With Lanni guiding me, I was forced to be a bit more honest. She asked gentle but blunt questions about pieces that I wavered on. “When was the last time you wore this? When was the last time before that? Do you feel this flatters you? Do you have another piece that serves a similar purpose in your wardrobe that you like bettr?” In the end, I had three garbage bags worth of clothes to donate to charity. This was much more than I had ever been able to part with in one session before. Besides being accountable to Lanni about the reality of my wardrobe, I also felt more relaxed about donating things because I knew Lanni would be helping me re-work what I currently had in the closet.
There were two pieces in particular that I felt resisant to donating simply because they were expensive and hardly worn. A J.Crew bridesmaids dress and a long GAP peacoat were both set aside to be consigned, in hopes that a profit from those items would give me a little money to buy items that might fill in the gaps of my now smaller wardrobe.
When deciding what to get rid of, Lanni made me feel extremely comfortable about how much she was “letting” me keep by explaining that I could have different categories within my overall wardrobe. She advises clients to have a base wardrobe that is combined with a summer and winter wardrobe during the appropriate season. She also allowed me to have a pile for professional clothes and yoga/exercise clothes. I had no excuse to cling to things unnecessarily because the “rules” for keeping clothes were so reasonable.
When we were finished taking out the clothes that would be donated, Lanni helped me organize my closet so that when getting dressed I would be able to easily access the type of piece of I was looking for. Cardigans/cover-ups together, underlayers together, dresses together, etc. This seems so logical, but before that day my closet literally had no rhyme or reason.
The most exciting part of an eco-consulation with Lanni is the chance to get her help in reinventing pieces of your collection of clothes that you love too much to part with but don’t use as they are.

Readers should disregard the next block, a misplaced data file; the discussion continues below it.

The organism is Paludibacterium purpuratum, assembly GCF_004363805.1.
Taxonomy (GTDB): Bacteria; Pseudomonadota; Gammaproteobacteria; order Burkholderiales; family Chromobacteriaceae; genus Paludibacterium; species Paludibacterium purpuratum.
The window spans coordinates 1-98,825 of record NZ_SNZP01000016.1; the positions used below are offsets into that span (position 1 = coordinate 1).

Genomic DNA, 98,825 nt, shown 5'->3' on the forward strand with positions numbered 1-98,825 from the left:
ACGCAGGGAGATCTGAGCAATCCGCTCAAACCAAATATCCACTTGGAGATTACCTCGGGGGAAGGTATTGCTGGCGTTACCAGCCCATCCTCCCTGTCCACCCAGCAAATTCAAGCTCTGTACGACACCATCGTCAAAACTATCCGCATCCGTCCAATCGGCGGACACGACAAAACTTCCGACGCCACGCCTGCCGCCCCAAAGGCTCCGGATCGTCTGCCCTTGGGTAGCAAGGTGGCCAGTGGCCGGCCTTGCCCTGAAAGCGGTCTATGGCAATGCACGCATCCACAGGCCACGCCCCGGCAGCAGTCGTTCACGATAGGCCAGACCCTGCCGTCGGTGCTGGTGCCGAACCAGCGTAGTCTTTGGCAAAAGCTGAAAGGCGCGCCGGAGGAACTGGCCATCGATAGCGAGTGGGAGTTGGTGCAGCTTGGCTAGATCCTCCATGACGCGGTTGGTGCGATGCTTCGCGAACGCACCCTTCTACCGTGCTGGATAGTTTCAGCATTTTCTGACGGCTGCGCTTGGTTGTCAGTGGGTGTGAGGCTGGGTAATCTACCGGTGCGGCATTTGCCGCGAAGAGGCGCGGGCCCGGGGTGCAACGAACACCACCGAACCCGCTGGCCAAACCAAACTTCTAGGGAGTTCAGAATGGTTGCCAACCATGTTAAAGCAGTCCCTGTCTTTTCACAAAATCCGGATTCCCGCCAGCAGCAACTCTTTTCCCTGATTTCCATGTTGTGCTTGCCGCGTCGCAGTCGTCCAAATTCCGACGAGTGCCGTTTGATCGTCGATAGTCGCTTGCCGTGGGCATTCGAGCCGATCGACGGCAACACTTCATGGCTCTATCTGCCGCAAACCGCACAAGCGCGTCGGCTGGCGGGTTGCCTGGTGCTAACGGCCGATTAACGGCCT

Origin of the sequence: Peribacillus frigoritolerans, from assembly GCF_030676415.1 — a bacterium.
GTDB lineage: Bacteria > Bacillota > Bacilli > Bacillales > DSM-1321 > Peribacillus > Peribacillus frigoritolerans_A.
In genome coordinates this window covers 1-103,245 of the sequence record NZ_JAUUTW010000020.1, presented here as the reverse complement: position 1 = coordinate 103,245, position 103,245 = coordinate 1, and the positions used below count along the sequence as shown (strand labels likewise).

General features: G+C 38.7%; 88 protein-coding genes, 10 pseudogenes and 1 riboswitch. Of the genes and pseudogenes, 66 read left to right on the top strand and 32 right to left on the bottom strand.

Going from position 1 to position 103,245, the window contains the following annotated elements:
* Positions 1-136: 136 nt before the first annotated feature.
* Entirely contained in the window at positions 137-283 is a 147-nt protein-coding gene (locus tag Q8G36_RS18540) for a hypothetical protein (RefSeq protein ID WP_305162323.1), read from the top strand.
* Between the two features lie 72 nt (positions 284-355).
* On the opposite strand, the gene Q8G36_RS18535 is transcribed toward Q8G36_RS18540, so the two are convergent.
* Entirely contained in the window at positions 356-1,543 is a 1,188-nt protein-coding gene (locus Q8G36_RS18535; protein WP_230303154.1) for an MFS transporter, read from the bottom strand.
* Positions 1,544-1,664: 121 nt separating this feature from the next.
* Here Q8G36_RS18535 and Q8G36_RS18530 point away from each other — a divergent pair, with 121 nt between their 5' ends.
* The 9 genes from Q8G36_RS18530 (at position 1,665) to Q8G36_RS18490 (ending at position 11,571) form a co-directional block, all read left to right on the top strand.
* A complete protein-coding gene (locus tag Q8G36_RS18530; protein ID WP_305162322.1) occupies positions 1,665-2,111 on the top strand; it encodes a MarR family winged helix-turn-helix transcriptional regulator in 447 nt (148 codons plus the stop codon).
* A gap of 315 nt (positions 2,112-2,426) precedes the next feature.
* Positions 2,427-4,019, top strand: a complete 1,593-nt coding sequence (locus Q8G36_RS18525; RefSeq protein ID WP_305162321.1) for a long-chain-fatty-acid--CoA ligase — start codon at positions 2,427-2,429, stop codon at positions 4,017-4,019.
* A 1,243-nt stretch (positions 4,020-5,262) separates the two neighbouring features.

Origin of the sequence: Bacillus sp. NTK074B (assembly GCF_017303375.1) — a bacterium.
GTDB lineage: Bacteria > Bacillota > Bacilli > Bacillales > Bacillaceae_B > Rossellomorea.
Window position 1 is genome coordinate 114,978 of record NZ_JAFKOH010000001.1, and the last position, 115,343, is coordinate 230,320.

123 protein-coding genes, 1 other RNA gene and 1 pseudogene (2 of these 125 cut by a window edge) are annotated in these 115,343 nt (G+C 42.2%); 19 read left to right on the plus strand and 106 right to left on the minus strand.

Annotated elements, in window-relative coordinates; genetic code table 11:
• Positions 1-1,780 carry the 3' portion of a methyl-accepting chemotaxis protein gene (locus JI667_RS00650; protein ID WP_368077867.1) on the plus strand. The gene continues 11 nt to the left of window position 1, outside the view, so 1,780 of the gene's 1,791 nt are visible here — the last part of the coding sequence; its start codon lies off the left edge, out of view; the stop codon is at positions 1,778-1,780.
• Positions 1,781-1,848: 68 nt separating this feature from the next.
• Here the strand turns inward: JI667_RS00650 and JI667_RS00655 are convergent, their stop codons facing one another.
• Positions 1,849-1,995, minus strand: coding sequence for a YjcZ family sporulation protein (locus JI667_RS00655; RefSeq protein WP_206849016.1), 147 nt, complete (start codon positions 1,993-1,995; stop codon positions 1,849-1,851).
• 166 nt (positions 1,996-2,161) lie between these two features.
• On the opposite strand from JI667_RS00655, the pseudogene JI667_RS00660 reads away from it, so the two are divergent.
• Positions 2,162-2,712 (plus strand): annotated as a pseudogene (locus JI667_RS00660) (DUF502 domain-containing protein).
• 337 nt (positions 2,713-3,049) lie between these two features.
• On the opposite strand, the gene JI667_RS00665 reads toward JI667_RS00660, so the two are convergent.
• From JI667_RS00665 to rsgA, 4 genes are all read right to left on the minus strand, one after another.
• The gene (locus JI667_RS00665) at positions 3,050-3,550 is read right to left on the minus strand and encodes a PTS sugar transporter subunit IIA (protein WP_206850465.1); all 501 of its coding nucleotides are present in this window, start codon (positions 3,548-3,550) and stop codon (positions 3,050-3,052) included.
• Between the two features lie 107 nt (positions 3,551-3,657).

Lanni focused two dresses that I love, one for comfort and one for fanciness, but rarely wear. She took a shirt and a skirt from my ‘donate’ pile and showed me how some elements from those pieces could be combined with the dresses to create new looks.
A comfy gray jersey dress that I found a little too plain to wear regularly was transformed with the flowers from an old skirt into a funky, fun piece. My fussy, metallic dress (the time of strapless is over for me, I think) became more wearable and softer when the lace details from a long forgotten top were dyed to match and then used to create straps.
Under the “re-design” header Lanni also designates the subcategories of “self-mend” and “have tailored.” A beloved tunic with a tear and a favorite dress with loose straps were both easy fixes after Lanni gave me a basic tutorial on how to sew them myself. A comfortable sweater dress with a pattern that I adore was rarely worn because I found it a little too boxy. The look will be much more flattering after my tailor adds a few back darts.
The concept behind (re) and Lanni’s eco-consultation service combines the natural desire to express oneself through personal style with the responsibility we have to consider the way our lifestyle impacts our environment. This service can be provided to fashionistas all over the globe who already possess good taste and most of their wardrobe basics but need a fresh perspective to expand their options.
Want to win a FREE eco-consultation with Lanni? This package is valued at $120 and will give one YouFrillMe reader the chance to reinvent their wardrobe in an eco-friendly and budget conscious way! To enter you comment on this blog, and ‘like’ (re) and YouFrillMe on facebook.
–Lane from The Traveling Circus
It’s carved from vegetable ivory, which is to say, the seed of a particular type of Palm tree in the Amazon rainforest. Cool, huh? I can’t wait to see it. Oh, I hope it fits…